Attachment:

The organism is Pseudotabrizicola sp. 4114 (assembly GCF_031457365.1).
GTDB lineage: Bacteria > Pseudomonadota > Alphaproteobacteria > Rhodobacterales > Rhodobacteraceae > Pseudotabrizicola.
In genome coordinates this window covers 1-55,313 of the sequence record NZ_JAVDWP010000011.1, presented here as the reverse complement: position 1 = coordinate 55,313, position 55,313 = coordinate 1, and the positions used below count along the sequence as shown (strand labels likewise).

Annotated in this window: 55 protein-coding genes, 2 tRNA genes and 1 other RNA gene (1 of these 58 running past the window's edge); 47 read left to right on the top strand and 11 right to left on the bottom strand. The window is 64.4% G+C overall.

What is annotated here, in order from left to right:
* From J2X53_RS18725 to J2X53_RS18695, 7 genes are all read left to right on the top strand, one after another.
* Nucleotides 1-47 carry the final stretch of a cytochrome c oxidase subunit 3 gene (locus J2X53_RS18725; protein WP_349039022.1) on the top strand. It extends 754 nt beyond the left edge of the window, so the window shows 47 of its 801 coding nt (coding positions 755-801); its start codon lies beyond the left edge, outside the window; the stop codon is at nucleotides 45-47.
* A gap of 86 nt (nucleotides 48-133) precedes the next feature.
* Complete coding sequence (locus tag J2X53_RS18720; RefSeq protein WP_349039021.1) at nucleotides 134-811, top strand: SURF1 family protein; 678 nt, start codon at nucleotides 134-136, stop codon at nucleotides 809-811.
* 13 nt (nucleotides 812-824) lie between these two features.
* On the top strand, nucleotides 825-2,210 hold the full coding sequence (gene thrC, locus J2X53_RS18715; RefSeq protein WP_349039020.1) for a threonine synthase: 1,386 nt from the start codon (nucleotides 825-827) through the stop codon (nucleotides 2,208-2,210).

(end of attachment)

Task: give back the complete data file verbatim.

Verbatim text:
The organism is Pseudotabrizicola sp. 4114 (assembly GCF_031457365.1).
GTDB lineage: Bacteria > Pseudomonadota > Alphaproteobacteria > Rhodobacterales > Rhodobacteraceae > Pseudotabrizicola.
In genome coordinates this window covers 1-55,313 of the sequence record NZ_JAVDWP010000011.1, presented here as the reverse complement: position 1 = coordinate 55,313, position 55,313 = coordinate 1, and the positions used below count along the sequence as shown (strand labels likewise).

Annotated in this window: 55 protein-coding genes, 2 tRNA genes and 1 other RNA gene (1 of these 58 running past the window's edge); 47 read left to right on the top strand and 11 right to left on the bottom strand. The window is 64.4% G+C overall.

What is annotated here, in order from left to right:
* From J2X53_RS18725 to J2X53_RS18695, 7 genes are all read left to right on the top strand, one after another.
* Nucleotides 1-47 carry the final stretch of a cytochrome c oxidase subunit 3 gene (locus J2X53_RS18725; protein WP_349039022.1) on the top strand. It extends 754 nt beyond the left edge of the window, so the window shows 47 of its 801 coding nt (coding positions 755-801); its start codon lies beyond the left edge, outside the window; the stop codon is at nucleotides 45-47.
* A gap of 86 nt (nucleotides 48-133) precedes the next feature.
* Complete coding sequence (locus tag J2X53_RS18720; RefSeq protein WP_349039021.1) at nucleotides 134-811, top strand: SURF1 family protein; 678 nt, start codon at nucleotides 134-136, stop codon at nucleotides 809-811.
* 13 nt (nucleotides 812-824) lie between these two features.
* On the top strand, nucleotides 825-2,210 hold the full coding sequence (gene thrC, locus J2X53_RS18715; RefSeq protein WP_349039020.1) for a threonine synthase: 1,386 nt from the start codon (nucleotides 825-827) through the stop codon (nucleotides 2,208-2,210).